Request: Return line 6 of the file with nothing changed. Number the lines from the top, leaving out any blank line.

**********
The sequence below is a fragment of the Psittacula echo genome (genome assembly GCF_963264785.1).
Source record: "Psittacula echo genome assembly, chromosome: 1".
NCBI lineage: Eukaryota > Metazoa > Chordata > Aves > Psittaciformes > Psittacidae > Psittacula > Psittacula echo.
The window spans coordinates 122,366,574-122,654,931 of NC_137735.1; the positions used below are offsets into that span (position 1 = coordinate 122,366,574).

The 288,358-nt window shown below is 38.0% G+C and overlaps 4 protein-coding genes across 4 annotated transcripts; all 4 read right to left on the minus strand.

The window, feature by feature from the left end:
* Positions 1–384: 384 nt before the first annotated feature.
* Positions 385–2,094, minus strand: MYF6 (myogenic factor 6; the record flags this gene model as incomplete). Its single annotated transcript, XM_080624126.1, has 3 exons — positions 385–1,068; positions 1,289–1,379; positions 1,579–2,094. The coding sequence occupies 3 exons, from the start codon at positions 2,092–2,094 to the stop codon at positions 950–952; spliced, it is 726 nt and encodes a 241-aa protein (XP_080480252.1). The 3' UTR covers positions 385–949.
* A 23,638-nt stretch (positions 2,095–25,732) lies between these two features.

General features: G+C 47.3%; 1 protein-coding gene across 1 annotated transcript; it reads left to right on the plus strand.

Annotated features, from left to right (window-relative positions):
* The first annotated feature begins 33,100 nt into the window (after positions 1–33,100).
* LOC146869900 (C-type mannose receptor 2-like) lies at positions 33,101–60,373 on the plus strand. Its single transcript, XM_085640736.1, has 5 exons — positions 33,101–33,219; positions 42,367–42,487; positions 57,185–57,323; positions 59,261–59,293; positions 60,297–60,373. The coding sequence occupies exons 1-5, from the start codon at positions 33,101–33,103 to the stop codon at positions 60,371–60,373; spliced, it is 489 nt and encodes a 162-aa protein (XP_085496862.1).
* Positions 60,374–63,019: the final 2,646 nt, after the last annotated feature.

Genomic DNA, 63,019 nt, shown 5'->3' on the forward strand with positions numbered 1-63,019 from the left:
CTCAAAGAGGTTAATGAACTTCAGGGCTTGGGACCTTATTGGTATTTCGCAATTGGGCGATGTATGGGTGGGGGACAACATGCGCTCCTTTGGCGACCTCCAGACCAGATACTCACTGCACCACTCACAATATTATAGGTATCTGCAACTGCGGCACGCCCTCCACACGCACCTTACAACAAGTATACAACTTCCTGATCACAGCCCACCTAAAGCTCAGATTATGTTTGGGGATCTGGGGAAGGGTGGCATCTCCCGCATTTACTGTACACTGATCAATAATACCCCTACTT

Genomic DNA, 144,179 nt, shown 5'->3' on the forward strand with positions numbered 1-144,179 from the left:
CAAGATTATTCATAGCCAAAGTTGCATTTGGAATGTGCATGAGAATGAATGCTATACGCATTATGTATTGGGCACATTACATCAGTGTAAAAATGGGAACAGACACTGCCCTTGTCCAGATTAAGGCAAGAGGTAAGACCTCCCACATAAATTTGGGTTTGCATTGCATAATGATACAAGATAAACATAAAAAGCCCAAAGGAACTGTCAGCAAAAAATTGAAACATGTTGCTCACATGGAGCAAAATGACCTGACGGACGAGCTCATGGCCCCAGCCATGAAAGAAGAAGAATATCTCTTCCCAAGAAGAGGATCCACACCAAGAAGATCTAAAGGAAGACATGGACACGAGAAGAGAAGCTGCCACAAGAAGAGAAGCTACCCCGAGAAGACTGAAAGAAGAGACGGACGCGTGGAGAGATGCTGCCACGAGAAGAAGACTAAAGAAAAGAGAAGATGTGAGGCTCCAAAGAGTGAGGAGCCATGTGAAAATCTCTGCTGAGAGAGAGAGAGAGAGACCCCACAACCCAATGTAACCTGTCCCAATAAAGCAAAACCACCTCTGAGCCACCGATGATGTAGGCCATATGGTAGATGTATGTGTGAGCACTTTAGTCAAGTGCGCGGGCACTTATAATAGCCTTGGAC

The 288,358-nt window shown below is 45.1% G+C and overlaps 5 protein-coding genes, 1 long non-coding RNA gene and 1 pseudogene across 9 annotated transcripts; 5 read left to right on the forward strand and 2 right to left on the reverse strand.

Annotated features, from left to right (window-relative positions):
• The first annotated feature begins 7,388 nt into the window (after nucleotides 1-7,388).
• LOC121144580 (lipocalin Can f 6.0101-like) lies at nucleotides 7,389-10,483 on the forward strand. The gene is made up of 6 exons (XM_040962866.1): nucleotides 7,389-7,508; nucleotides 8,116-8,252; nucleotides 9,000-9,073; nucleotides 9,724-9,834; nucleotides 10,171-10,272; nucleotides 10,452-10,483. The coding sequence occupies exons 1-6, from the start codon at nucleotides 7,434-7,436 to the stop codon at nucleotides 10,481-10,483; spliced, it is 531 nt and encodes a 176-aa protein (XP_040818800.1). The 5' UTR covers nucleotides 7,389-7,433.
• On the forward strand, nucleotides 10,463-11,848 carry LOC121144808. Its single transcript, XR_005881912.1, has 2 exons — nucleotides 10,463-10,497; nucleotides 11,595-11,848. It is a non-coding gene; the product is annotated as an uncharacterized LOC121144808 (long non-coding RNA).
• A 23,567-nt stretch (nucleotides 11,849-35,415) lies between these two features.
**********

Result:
The window, feature by feature from the left end: